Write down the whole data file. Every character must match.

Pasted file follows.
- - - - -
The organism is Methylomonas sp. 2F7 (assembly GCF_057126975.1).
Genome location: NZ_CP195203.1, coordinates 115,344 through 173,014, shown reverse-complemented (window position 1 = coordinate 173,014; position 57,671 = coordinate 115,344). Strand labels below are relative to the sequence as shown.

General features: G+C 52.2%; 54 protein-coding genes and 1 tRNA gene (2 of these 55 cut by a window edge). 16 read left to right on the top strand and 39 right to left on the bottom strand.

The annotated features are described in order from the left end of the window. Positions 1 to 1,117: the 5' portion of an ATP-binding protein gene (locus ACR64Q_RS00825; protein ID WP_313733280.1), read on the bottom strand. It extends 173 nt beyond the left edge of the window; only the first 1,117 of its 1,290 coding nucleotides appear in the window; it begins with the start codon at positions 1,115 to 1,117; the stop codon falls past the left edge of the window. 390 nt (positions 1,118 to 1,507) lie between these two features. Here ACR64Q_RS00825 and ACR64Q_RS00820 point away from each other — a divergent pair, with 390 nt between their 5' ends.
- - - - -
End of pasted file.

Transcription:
The organism is Methylomonas sp. 2F7 (assembly GCF_057126975.1).
Genome location: NZ_CP195203.1, coordinates 115,344 through 173,014, shown reverse-complemented (window position 1 = coordinate 173,014; position 57,671 = coordinate 115,344). Strand labels below are relative to the sequence as shown.

General features: G+C 52.2%; 54 protein-coding genes and 1 tRNA gene (2 of these 55 cut by a window edge). 16 read left to right on the top strand and 39 right to left on the bottom strand.

The annotated features are described in order from the left end of the window. Positions 1 to 1,117: the 5' portion of an ATP-binding protein gene (locus ACR64Q_RS00825; protein ID WP_313733280.1), read on the bottom strand. It extends 173 nt beyond the left edge of the window; only the first 1,117 of its 1,290 coding nucleotides appear in the window; it begins with the start codon at positions 1,115 to 1,117; the stop codon falls past the left edge of the window. 390 nt (positions 1,118 to 1,507) lie between these two features. Here ACR64Q_RS00825 and ACR64Q_RS00820 point away from each other — a divergent pair, with 390 nt between their 5' ends.